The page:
England has not been able to close the gap on the best-performing countries in treating cancer despite 20 years of experience, according to an analysis.
The health fund review of the government record between 1995 and 2015 said that despite four strategies setting ambitious goals, the NHS is still lagging behind the best.
He said that if the services were improved, 10,000 lives could be saved each year.
Earlier diagnosis was the key, he said.
Professor Mike Richards, a former government cancer czar who led the review, warned that patients have difficulty getting access to tests and scans.
"Although progress has been made, the goals of all these strategies have not been achieved."
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He said that the number of opportunities to save lives was the same as that of a "plane" of people falling from the sky every two weeks.
It comes only a month after the prime minister promised to make an early diagnosis of cancer as a key priority for NHS spending in the coming years.
Cancer waiting times "worst case ever"
How far behind the NHS?
Survival rates are improving. In 2000, 62% of patients survived for at least a year. By 2015, this rate had risen to 72%.
Meanwhile, five-year survival has risen from 42 percent to 53 percent.
But other countries have also improved. The health fund highlighted Britain's performance against five other countries – Canada, Australia, Denmark, Norway and Sweden.
This is done for six main types of cancer – colon, rectum, breast, lung, ovary and prostate.
For each of them, Britain remained in the lowest two years since 2000 for five years of survival. Only about breast cancer has it really close the gap with the best.
The highlighted thought forms, which show 10,000 deaths, can be prevented each year with a better diagnosis. This represents one of 13 deaths from the disease.
What is the problem?
Sir Mike talks about "keeping the gate close" in the NHS.
He said that GP pressure was not to refer too many patients, while the NHS did not have enough equipment or staff to perform all the tests and scans ideally.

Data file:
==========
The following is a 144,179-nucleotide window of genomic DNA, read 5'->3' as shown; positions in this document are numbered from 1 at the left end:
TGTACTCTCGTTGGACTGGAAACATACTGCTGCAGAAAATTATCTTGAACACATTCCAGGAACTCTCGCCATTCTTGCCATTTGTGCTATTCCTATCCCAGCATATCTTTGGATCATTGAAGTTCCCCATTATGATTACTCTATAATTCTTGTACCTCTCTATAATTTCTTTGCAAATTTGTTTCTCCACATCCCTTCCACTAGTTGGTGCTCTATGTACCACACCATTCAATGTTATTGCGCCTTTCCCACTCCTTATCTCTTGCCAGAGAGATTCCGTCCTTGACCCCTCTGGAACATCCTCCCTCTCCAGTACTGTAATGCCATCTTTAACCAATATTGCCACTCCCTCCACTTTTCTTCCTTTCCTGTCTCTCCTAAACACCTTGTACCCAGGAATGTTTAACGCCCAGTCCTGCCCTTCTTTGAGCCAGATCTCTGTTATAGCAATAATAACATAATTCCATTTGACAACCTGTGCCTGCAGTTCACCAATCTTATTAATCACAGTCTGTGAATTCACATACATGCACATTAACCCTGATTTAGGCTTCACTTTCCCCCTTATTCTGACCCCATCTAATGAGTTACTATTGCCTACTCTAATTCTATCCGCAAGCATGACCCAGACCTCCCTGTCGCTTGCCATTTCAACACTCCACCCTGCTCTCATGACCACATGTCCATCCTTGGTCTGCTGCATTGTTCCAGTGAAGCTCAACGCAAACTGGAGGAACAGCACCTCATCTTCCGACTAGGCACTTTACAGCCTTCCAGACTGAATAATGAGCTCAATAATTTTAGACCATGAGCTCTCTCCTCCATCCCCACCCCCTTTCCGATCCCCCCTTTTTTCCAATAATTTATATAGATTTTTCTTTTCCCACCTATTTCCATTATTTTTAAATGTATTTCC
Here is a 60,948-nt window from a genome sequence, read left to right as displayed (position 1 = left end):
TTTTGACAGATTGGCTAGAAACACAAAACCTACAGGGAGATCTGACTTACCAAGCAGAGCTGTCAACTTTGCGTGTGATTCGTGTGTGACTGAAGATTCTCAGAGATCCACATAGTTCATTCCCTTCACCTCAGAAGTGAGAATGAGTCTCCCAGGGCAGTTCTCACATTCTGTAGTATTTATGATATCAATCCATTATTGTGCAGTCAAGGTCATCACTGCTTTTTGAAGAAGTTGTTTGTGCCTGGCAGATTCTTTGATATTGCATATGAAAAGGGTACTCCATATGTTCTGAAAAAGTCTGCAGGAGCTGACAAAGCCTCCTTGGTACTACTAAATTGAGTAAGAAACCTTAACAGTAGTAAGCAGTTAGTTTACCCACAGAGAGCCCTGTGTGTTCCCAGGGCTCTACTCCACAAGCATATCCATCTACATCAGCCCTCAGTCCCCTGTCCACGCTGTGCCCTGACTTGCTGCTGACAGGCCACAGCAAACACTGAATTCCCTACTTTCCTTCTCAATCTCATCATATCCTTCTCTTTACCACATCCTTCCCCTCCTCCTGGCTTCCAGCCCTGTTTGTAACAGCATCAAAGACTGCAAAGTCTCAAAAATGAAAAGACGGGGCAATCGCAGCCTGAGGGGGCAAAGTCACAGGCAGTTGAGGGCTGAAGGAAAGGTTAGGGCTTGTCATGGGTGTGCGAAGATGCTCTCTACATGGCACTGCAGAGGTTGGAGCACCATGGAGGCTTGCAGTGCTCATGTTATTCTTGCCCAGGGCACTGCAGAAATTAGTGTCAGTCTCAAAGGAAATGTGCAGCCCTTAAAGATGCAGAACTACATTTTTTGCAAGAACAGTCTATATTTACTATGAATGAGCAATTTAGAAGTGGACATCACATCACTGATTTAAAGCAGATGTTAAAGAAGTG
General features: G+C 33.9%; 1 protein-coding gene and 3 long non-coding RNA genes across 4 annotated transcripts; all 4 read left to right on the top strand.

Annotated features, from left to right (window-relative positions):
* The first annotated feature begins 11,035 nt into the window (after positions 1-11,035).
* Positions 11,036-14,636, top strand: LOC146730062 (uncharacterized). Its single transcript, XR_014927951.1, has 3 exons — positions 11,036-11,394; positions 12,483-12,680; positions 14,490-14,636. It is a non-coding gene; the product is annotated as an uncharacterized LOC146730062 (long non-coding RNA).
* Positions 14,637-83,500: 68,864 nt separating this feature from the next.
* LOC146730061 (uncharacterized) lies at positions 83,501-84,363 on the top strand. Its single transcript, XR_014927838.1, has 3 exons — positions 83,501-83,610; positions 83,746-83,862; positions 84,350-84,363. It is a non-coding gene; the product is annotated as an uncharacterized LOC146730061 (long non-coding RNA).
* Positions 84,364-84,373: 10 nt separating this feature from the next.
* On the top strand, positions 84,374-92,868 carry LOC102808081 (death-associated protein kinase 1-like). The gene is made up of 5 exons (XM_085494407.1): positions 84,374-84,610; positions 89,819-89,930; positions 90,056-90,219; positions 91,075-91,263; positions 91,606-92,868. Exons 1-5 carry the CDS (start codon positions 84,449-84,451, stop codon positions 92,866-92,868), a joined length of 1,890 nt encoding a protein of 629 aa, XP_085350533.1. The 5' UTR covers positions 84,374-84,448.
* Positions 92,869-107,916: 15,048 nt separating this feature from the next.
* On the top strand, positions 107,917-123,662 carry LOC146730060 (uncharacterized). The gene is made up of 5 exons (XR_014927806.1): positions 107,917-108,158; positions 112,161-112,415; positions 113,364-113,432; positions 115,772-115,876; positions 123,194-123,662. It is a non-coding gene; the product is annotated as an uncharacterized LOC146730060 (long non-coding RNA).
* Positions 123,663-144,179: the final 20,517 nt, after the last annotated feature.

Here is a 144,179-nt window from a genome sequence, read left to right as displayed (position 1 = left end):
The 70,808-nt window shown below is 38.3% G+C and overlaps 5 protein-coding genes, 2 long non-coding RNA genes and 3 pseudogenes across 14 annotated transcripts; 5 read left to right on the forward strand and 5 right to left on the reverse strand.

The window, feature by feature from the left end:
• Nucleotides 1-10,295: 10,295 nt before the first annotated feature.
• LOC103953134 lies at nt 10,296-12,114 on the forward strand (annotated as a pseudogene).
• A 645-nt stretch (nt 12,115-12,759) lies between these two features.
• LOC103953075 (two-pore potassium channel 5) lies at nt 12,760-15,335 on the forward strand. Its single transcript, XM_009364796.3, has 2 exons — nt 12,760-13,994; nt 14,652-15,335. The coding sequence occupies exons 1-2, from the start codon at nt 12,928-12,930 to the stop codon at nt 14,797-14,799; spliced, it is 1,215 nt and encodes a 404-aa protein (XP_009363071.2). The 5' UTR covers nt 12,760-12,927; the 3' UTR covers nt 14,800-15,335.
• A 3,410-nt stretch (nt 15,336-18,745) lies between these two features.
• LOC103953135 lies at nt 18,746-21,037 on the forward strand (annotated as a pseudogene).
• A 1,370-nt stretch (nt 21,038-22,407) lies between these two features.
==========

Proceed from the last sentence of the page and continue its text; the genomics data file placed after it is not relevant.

Dealing with it will require a big investment, the report said.
Doctors treat almost two million patients a year for urgent tests and scans – almost four times the number they did more than a decade ago.
But the increase in referrals has coincided with the long wait time, with the NHS now struggling to meet its targets.
And despite the additional numbers referred, one out of five cases is still diagnosed through emergency presentation in places such as emergency accident units.
Patients diagnosed with this path are less likely to survive as cancer was diagnosed late.
Sir Mike said the services were also hit by the Health and Health Act of 2012, which led to regional cancer expert groups caused as part of the broader health care outreach.
He said it made many experienced professionals leave the NHS.
What does the government do?
Sir Mike welcomed the fact that the government promised additional funding – £ 20 billion a year by 2023 – and cancer would be a major focus.
Last month, the Prime Minister promised a new strategy to ensure that three-quarters of cancer were diagnosed early – currently only half.
NHS England has been flying rapid diagnostic clinics. These are in fact one-way testing centers where patients can have access to a variety of specialists and procedures on the same day.
Sir Mike said these steps would help.
He also called for doing more to raise awareness among the public of signs and symptoms to look for – research shows that people in the UK sometimes refuse to come forward when they show signs of cancer.
And he said that the NHS should look at new approaches, pointing to a study that shows people at high risk for lung cancer can benefit from a new form of testing for the disease using low-dose CT scans.
The Ministry of Health and Welfare said that improving early diagnosis was a "key priority" and indicated that next year a new 28-day diagnostic target would be distributed.
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